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Buying Guide - Snowboards | LD Mountain Centre

Having your own snowboard dedicated to the type of riding you do, and designed to tackle the terrain you like is the best way to get the most out of your rides. 

It can also be a bit of a minefield discerning between what you want and need.  So before you go much further, have an honest think about what you want your new steed to be for.  A bit of aspiration is a good thing; getting something that you can ‘grow in to’ is sensible, and not only makes you a better rider but also increases the longevity of the board, but don’t go ‘overBOARD’!

When buying a board, we think you should consider the following:


Snowboard Terrain Types

The broadest category is what kind of riding you want to do.  Choosing this first makes the rest of the process much easier.

Snowboard Freeride | LD Mountain Centre

Freeriders enjoy the challenges of natural, off piste terrain, with all the challenges and excitement that entails. Incorporating aerobatics and big jumps, freeriding embodies parkour-esque flow amongst unpredictable environments. Freeride boards typically have an oversized nose and a shorter, stiffer tail to enhance float and keep you balanced in deep powder. Try the XXXXXXXX

Snowboard All Mountain | LD Mountain Centre

If you find being confined to a single part of the mountain limiting, an all mountain board will give you the versatility to tackle it all.  They typically have a directional flex and shape, but not exclusively; meaning multi-directional landings and switch riding is manageable.

Good All Mountain boards would be XXXXXXXX

Snowboard Freestyle | LD Mountain Centre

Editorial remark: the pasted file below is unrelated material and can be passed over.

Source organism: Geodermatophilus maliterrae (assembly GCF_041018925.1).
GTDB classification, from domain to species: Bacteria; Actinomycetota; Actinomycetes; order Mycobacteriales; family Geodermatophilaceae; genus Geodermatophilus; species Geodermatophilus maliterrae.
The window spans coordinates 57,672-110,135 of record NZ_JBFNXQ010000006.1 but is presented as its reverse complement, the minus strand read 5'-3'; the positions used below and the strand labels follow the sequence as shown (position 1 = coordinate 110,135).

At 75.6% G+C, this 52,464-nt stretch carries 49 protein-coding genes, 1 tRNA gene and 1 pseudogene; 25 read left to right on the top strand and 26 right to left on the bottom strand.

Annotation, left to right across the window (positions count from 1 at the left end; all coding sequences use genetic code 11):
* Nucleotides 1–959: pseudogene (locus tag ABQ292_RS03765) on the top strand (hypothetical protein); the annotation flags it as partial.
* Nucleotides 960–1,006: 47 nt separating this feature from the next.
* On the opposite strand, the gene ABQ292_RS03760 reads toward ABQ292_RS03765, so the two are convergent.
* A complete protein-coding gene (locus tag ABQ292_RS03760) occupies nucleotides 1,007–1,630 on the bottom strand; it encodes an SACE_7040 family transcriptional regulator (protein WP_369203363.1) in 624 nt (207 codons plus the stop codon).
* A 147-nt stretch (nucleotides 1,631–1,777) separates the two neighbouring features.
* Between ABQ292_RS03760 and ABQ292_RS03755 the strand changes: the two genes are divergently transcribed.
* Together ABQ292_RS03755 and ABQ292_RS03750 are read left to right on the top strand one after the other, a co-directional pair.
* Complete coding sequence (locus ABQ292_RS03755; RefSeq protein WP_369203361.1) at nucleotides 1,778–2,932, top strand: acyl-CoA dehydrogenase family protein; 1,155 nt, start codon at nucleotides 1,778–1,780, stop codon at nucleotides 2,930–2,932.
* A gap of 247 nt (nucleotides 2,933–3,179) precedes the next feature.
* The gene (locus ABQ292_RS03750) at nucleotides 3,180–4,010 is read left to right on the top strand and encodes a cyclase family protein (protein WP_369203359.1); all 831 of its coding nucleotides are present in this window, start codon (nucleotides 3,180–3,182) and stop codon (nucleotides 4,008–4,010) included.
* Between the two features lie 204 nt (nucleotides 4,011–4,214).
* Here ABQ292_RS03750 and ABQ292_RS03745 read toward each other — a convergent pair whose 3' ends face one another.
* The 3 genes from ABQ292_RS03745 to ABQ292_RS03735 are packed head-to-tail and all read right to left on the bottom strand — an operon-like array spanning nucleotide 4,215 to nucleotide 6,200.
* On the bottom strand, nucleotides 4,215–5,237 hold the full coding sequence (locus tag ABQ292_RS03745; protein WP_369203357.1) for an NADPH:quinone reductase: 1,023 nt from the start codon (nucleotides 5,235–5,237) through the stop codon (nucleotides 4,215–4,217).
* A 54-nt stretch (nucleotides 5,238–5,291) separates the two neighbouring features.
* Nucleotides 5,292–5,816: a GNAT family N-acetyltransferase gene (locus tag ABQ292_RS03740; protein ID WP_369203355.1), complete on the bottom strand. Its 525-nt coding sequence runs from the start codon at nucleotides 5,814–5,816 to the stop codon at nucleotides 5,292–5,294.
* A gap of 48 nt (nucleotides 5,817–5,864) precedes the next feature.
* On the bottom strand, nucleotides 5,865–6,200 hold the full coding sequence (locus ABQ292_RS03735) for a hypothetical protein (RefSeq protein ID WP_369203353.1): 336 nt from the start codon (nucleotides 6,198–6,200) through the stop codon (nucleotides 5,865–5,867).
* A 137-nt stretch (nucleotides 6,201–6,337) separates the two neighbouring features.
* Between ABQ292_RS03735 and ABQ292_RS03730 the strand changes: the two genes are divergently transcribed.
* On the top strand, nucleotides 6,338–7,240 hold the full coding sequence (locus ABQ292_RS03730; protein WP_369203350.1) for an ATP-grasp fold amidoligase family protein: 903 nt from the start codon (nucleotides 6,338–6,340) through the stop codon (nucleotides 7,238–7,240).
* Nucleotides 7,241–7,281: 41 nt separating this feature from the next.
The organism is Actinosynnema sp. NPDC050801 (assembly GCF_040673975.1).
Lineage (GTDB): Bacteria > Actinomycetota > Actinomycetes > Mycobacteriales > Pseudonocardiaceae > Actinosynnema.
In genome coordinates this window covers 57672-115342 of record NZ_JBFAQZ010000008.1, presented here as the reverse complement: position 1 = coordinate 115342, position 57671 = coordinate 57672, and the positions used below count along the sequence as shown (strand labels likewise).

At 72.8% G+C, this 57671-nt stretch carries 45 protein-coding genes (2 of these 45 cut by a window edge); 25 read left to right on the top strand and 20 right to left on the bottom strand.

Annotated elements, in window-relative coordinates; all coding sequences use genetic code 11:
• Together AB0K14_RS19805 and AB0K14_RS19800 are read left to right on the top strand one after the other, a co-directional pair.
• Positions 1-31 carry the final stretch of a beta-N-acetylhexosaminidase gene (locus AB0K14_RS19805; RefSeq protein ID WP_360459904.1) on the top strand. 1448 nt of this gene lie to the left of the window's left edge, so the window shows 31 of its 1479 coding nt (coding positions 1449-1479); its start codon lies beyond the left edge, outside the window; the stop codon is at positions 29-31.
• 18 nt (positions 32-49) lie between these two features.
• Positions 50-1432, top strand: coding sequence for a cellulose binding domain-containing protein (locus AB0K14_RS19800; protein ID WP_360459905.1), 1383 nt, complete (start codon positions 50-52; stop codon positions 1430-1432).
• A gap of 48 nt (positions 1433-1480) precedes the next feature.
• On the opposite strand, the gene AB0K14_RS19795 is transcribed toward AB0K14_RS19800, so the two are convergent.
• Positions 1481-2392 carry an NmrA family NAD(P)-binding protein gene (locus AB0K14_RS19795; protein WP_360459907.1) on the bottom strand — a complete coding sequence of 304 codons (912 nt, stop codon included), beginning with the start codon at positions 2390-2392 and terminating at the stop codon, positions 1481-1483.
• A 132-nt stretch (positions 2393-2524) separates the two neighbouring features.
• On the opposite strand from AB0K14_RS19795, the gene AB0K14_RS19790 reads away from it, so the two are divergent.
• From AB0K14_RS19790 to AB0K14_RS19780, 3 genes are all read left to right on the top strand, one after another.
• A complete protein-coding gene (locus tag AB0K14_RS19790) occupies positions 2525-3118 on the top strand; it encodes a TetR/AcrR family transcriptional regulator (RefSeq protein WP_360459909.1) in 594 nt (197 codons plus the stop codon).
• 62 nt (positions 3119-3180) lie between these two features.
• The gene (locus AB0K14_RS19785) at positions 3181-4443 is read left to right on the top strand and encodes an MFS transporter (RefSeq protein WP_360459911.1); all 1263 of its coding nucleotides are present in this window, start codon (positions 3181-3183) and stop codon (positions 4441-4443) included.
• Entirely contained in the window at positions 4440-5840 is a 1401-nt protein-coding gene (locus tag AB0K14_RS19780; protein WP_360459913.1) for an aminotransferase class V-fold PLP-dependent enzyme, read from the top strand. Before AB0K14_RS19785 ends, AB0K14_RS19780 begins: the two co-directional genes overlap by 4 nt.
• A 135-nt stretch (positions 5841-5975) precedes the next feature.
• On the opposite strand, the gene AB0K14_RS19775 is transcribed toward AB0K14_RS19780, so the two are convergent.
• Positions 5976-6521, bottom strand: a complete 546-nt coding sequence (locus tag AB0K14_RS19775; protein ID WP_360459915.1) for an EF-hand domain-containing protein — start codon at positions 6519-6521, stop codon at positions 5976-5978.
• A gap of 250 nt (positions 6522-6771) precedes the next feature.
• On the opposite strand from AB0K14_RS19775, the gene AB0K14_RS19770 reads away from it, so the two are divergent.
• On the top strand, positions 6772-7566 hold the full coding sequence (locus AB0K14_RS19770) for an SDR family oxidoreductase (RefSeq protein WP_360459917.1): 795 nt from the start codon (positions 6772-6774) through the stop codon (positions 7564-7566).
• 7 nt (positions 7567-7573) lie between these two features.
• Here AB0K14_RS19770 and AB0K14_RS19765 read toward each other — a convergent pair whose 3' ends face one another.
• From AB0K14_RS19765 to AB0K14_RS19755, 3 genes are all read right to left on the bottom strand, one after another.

A brand category.  Including acrobatics, aeronautics and slides in park, piste, and powder.  Freestyle boards are built for directional versatility and agility, and not too fussed about speed.  As such, they come in many shapes and sizes, though typically sport a true twin shape and flex.

Snowboard Jib/Park | LD Mountain Centre

These boards tend to be fairly bombproof, capable of withstanding heavy impacts, and sliding along wood, steel and concrete.  They have twin tips and centred stances, with wider widths and a very forgiving, soft flex.

They can also be used as an All Mountain stick.  If you aren't too bothered about zooming down the slopes at light-speed your an make the whole mountain your park; cruising runs hitting every little obstacle and jump in sight.  The Ride DH and Nitro Swindle would be excellent for this.


As previously mentioned, rider ability is of paramount importance for choosing a board:  A novice will need a slow, forgiving board that gives you space and time to practice manoeuvres and gain experience on the hill.  A more advanced rider may find a board like this boring, as it will be unable to turn as nimbly, or go as fast as they could push it. 

Snowboard Beginner | LD Mountain Centre

Little to no experience of riding.  You can ride, turn and stop MOST of the time.  You want a forgiving board that makes mastering these basic manoeuvres, and thankfully they are relatively inexpensive due to limited features and performance.

Snowboard Intermediate | LD Mountain Centre

Comfortable riding at moderate speeds on most runs.  You may be starting to throw some tricks, or be developing a taste for untouched powder.  boards aimed at this level tend to be a bit stiffer and more responsive to get the most out of your developing skills and more challenging terrain.